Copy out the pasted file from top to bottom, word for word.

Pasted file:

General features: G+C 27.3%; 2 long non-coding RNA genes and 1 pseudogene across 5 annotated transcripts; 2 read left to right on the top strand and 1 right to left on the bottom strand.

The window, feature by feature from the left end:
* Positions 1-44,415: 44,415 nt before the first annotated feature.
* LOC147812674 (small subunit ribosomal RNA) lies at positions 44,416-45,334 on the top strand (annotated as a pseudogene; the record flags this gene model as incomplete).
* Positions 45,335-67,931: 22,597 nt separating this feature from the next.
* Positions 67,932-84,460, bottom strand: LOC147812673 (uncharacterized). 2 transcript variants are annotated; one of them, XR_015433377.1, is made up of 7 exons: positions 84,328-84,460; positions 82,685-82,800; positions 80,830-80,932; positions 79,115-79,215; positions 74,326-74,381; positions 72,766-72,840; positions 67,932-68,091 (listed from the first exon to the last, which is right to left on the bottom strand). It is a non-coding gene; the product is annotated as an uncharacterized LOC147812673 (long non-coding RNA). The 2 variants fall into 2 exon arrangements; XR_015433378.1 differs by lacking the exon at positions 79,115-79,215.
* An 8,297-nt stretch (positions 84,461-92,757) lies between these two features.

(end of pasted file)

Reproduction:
General features: G+C 27.3%; 2 long non-coding RNA genes and 1 pseudogene across 5 annotated transcripts; 2 read left to right on the top strand and 1 right to left on the bottom strand.

The window, feature by feature from the left end:
* Positions 1-44,415: 44,415 nt before the first annotated feature.
* LOC147812674 (small subunit ribosomal RNA) lies at positions 44,416-45,334 on the top strand (annotated as a pseudogene; the record flags this gene model as incomplete).
* Positions 45,335-67,931: 22,597 nt separating this feature from the next.
* Positions 67,932-84,460, bottom strand: LOC147812673 (uncharacterized). 2 transcript variants are annotated; one of them, XR_015433377.1, is made up of 7 exons: positions 84,328-84,460; positions 82,685-82,800; positions 80,830-80,932; positions 79,115-79,215; positions 74,326-74,381; positions 72,766-72,840; positions 67,932-68,091 (listed from the first exon to the last, which is right to left on the bottom strand). It is a non-coding gene; the product is annotated as an uncharacterized LOC147812673 (long non-coding RNA). The 2 variants fall into 2 exon arrangements; XR_015433378.1 differs by lacking the exon at positions 79,115-79,215.
* An 8,297-nt stretch (positions 84,461-92,757) lies between these two features.